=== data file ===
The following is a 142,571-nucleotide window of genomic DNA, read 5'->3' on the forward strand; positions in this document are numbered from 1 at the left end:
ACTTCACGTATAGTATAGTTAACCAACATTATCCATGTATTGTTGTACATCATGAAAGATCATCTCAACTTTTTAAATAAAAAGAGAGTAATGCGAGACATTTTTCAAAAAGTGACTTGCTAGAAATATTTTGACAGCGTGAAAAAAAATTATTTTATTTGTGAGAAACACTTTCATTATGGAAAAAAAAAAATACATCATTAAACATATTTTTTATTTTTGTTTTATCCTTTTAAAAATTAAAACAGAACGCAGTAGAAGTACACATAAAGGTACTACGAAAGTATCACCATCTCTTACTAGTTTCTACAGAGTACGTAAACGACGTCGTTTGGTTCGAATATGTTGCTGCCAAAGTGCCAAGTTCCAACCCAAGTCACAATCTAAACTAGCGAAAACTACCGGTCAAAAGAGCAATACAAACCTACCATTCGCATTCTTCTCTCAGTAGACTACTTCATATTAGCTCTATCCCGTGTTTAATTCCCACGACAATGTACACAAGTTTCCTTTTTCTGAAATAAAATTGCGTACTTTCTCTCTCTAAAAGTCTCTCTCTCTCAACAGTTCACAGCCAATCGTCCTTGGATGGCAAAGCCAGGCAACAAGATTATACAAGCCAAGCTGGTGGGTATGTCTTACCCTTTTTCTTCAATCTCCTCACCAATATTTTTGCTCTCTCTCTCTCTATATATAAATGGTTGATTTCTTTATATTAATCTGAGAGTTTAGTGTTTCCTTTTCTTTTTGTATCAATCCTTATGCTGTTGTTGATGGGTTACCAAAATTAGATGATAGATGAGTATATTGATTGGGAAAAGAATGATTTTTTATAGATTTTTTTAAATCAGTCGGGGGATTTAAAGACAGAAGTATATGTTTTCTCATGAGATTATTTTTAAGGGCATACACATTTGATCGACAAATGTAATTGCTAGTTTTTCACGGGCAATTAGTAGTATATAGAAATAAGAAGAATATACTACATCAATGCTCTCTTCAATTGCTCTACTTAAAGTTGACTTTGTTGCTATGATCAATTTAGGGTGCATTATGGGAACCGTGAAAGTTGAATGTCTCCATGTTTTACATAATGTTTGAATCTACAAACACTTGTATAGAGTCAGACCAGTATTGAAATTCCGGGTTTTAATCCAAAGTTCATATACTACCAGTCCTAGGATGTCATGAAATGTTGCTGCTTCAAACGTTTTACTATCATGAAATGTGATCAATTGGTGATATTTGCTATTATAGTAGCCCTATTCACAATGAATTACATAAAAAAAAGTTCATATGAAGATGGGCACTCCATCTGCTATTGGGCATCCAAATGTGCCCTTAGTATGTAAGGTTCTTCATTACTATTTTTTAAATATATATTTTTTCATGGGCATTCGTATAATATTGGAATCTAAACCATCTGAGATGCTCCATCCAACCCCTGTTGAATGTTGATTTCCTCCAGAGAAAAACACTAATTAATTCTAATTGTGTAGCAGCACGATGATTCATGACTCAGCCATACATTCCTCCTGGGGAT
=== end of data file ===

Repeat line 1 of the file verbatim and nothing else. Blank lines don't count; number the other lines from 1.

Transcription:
The following is a 142,571-nucleotide window of genomic DNA, read 5'->3' on the forward strand; positions in this document are numbered from 1 at the left end: